Archive | December 2016

Joseph – the Reluctant Stepfather

Listen to Joseph’s side of the nativity story:

Now the birth of Jesus the Messiah took place in this way. When his mother Mary had been engaged to Joseph, but before they lived together, she was found to be with child from the Holy Spirit. Her husband Joseph, being a righteous man and unwilling to expose her to public disgrace, planned to dismiss her quietly. But just when he had resolved to do this, an angel of the Lord appeared to him in a dream and said, “Joseph, son of David, do not be afraid to take Mary as your wife, for the child conceived in her is from the Holy Spirit. She will bear a son, and you are to name him Jesus, for he will save his people from their sins.” (Matthew 1:18-21)

Here we are, on the Fourth Sunday of Advent. Christmas Eve is just two days away and we are all waiting for the celebration of the birth of the Christ Child.

But waiting for what?

Some are waiting for travel and returning to families, for parties and merrymaking;

  • children wait wide-eyed for Santa and gifts,
  • while others delight in special music, plays and art displays.
  • Some are waiting for meals to be cooked and eaten, houses in disarray to be made right, order to return after chaos, and to be able to stop pretending all is perfect when it almost never is.

The most common answer to what we are waiting for is the celebration of the birth of Jesus of Nazareth, the Christ Child, who we believe came as a prophet, teacher, example and God Incarnate – to show the world a better way to live.

But . . . what does that mean – for us today. . . in this complex world of 2016?

Today’s scriptures tell the Nativity story from another point of view: from the standpoint of Joseph, the father. We all remember the story of the Angel Gabriel visiting Mary and telling her she would bear the Son of God. Today’s scriptures however, points us to an aspect of our beloved Christmas story often glossed over – the fact that Joseph was NOT the father of Jesus.

He is described as a ‘righteous man’, a member of the synagogue and follower of Jewish law. But he went against all Jewish religious and cultural laws to stay with his young betrothed, to shield her from certain infamy and dishonor, as well as himself. To be, in fact, the stepfather of Jesus – – all of this because God spoke to him in a dream!

How many of you are stepfathers?

Imagine yourself in Joseph’s place; here he is betrothed to a lovely young maiden, probably making him the envy of Nazareth. And, all of a sudden, she is pregnant! Now, he knows he is NOT the father. In those times, when a couple was betrothed, the girl moved into the house of her espoused to learn from her future mother-in-law, making this situation even more disturbing.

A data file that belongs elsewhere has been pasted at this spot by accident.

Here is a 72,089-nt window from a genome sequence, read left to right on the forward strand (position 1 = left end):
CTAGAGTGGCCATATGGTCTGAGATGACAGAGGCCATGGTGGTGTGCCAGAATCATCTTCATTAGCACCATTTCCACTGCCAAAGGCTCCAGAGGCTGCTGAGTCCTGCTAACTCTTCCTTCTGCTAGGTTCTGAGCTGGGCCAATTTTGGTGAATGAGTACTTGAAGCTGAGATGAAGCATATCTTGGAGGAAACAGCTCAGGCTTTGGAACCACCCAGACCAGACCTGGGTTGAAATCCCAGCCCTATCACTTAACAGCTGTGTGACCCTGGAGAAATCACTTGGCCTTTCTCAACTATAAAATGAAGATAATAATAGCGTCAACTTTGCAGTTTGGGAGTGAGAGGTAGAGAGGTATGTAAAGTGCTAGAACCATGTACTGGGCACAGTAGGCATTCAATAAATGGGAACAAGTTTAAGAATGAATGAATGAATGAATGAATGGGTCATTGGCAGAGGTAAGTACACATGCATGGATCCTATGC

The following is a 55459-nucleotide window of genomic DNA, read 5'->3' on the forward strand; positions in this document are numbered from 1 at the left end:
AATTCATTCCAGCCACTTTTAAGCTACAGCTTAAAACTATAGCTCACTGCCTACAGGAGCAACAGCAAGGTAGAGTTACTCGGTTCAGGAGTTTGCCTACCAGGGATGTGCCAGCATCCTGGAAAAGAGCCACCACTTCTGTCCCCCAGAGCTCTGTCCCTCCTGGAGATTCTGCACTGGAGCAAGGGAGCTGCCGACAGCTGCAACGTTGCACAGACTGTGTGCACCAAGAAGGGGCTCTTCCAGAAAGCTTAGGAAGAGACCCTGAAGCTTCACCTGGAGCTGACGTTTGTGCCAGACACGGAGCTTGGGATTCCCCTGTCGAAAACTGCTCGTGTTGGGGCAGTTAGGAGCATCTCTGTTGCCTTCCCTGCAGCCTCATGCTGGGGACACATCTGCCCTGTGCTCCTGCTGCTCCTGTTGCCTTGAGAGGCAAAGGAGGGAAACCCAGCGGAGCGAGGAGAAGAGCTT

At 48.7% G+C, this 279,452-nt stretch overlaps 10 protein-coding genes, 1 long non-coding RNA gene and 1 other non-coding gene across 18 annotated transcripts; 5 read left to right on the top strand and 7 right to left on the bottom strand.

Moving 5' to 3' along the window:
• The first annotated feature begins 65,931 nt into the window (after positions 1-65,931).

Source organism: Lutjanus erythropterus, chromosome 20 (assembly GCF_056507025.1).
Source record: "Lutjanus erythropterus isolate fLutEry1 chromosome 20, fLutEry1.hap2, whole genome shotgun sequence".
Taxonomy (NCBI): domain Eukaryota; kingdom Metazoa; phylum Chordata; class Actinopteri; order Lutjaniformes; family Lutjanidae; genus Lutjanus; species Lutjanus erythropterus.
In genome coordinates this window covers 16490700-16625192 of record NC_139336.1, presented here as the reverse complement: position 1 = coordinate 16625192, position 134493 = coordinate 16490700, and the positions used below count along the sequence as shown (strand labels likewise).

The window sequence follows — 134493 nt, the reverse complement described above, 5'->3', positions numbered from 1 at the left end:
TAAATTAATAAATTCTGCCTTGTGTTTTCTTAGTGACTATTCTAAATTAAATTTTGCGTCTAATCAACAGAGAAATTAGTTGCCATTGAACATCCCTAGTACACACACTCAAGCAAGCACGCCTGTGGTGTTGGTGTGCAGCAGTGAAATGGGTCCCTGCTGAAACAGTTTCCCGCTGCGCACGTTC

So, it wasn’t as if she was living somewhere else and could have been carrying on with someone behind his back. Joseph intended to quietly dissolve the arrangement and send Mary back to her home.

Jewish law said that a man and woman were not supposed to have intimate relations until they were married. A righteous man like Joseph, would have honored that law. But he suddenly learns that his fiancé is ”with child” – and he doesn’t know it has come through the Holy Spirit. All he knows is that he has a horrible dilemma. If he marries Mary, others would assume that he disobeyed the Jewish laws.

It’s difficult for us to imagine the depth of Joseph’s shame at this point. In his culture, a fiancée’s unfaithfulness would imply Joseph’s inadequacy, bringing dishonor on him and his entire family. In fact, Jewish, Greek, and Roman law all demanded that a man divorce his wife or break off the engagement if she was unfaithful. Friends and relatives of Joseph would surely have mocked him and treated him with contempt.

According to Jewish Law, he would have been expected to publicly divorce Mary. He could have impounded her dowry—the total assets she brought into the marriage But Scripture tells us Joseph was a good man—a righteous man. He chose a more compassionate path:

Matthew 1:19 says that he

planned to dismiss her quietly

In other words, in front of two or three witnesses, he would quietly give her a certificate of divorce and minimize her public dishonor. Joseph could have chosen the righteous path, a path that would have allowed him to maintain his honor without humiliating Mary.

But God had other plans for him. He may not have been the biological father, but he was being charged with bringing up the Son of God. No pressure there!!!!

It is incredulous to us today! This ‘righteous man’ Joseph, however, risked all to do what he felt led to do – regardless of the consequences. And the result, we believe, is that Jesus of Nazareth grew up nurtured in a family, with brothers and sisters, in the synagogue, protected and loved by an adoring mother and stepfather – to fulfill his destiny on earth: to be in the truest sense the Son of God and the Perfect Man.